Action Changes Things: Teaching our Kids about Community Service
Author Interview with Lisa Umina, Milo and the Green Wagon: A Life Lesson to Give
By Lisa M. Hendey
With her newest book Milo and the Green Wagon: A Life Lesson to Give, Lisa Umina helps parents teach their children about the importance of acts of community service. Uminaís lovable character Milo rescues an old, broken-down green wagon from the trash and proceeds to use it, with the aid some very special children, to change our world for the better. Milo and his buddies canvas their neighborhood with a mission: ACT Ė Action Changes Things. Before they know it, their small green wagon is overflowing with donated food, clothing, and blankets for those in need.
Beyond simply coming up with a cute picture book, Lisa Umina is a woman on a mission: to use this story to inspire children to take up acts of service and to become instruments of Christ to others. A case in point is the special event Umina is planning in conjunction with the St. Augustine Hunger Center in Cleveland, Ohio on April 19. Umina hopes that schools, churches and families will respond to the very real need of rising hunger and diminishing resources in our communities today.
Milo and the Green Wagonis a true gift for families. This precious story teaches children that they, too, can make a difference in our world by reaching out to people in need. Small efforts can add up to tremendous results! Author Lisa Umina and Milo teach us that there is true joy in giving to others. I am pleased to share the following interview with author Lisa Umina and to support the work of ACTMission.org.
Q: Please briefly introduce yourself to our readers.
My name is Lisa Umina and I am the owner of Halo Publishing International. I not only publish books but I also enjoy a successful career as an author, motivational speaker, missionary and literary consultant.
Q: For those who have not read the previous Milo books, please introduce the character and share how you came up with the concept.
Milo was designed as a little angelic figure, often confused as a bear or goat or a piece of Swiss cheese. He is my angel that uses humor to teach us about life's frustrations in a thoughtful and light-hearted way.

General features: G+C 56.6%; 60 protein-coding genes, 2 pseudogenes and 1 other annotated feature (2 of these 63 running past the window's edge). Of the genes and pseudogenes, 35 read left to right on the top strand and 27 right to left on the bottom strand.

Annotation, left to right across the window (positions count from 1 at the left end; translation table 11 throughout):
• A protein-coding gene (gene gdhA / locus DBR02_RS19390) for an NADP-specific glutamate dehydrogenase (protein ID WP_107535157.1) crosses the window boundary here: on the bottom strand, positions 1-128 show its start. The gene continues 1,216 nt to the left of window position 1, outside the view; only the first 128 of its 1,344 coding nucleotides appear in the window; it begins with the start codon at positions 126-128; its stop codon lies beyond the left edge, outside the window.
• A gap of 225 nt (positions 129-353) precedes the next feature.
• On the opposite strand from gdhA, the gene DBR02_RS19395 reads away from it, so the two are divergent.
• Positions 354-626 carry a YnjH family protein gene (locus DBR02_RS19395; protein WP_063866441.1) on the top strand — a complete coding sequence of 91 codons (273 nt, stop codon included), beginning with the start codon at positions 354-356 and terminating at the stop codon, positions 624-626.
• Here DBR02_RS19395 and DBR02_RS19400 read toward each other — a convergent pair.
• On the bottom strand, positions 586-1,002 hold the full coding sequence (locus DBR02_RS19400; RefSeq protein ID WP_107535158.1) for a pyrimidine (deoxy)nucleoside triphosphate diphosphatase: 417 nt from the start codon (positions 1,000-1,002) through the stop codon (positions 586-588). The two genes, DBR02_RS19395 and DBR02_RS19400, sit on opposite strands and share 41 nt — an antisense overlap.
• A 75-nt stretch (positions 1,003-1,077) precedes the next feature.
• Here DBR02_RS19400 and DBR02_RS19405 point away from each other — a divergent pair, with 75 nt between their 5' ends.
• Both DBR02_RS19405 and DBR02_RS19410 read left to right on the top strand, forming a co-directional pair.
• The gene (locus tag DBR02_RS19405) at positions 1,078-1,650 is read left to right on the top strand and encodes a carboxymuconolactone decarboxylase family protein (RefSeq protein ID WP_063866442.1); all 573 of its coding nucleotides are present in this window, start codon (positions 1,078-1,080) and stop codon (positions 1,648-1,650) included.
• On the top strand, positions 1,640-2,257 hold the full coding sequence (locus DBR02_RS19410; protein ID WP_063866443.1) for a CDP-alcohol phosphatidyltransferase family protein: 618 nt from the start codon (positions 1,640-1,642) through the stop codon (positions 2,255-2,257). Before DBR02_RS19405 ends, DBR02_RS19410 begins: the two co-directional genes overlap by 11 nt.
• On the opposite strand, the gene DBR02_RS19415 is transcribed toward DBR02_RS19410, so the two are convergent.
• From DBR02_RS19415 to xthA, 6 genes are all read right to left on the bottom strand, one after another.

Q: Please tell us about the latest Milo book, Milo and the Green Wagon. Where did the idea come from and what message do you hope to spread with this book?
Milo and the Green Wagon: A Life Lesson to Give is an endearing tale based on a true story drawn from my own childhood. Similar to an experience shared as a youngster with my brother David, Milo and his friends find an old, discarded green wagon and decide to fix it up and use it to collect food and clothing for those in need. This heartwarming story teaches children about generosity, selflessness and, most importantly, about love and respect for all people, no matter what their stature in life. As you read through Miloís journey with your child, he or she will learn what it means to donate and will realize the good that comes from a mission such as Milo ís, a mission he calls: ACT Ė Action Changes Things. The story will entice the reader right up until the very end when Milo and his friendsí compassion is rewarded with a surprise Visitor at Sunday service; a Visitor that makes all of their acts of kindness well worth the effort.
Q: Could you please say a few words about ACTMission.org and the work you are doing to empower children in service and to end hunger?
We are a catalyst for hunger centers around the country. We will use new book, , Milo and the Green Wagon to spark interest in starting more food drives with schools and other organizations with the purpose of promoting Action Changes Things (ACT) Mission food drives.
Q: What can families do to make a difference in their communities?
Families can volunteer at local hunger centers to prepare and cook an evening meal; they can donate items, like food, clothing, blankets and toiletries.
Q: I know that you are involved with visiting schools to spread your message. What types of things do you share with the students and how do they respond to you and to Milo?
Milo and I share our story and we ask the children to share with us what they do in their communities to help. Every school participates in donating and volunteering. Here is what we learned from the Cleveland Catholic Diocesan schools this year: The students have adopted a cow in another country to provide milk for a small village, donated books, collected change for their theme change changes things, battle of the bottles was one theme and the students filled baby bottles with coins to help local centers with the need of baby clothes, diapers and baby food, students volunteer at local hunger centers, sing at local nursing homes, and so much more.
Q: Please tell us about your event on April 19th at ...
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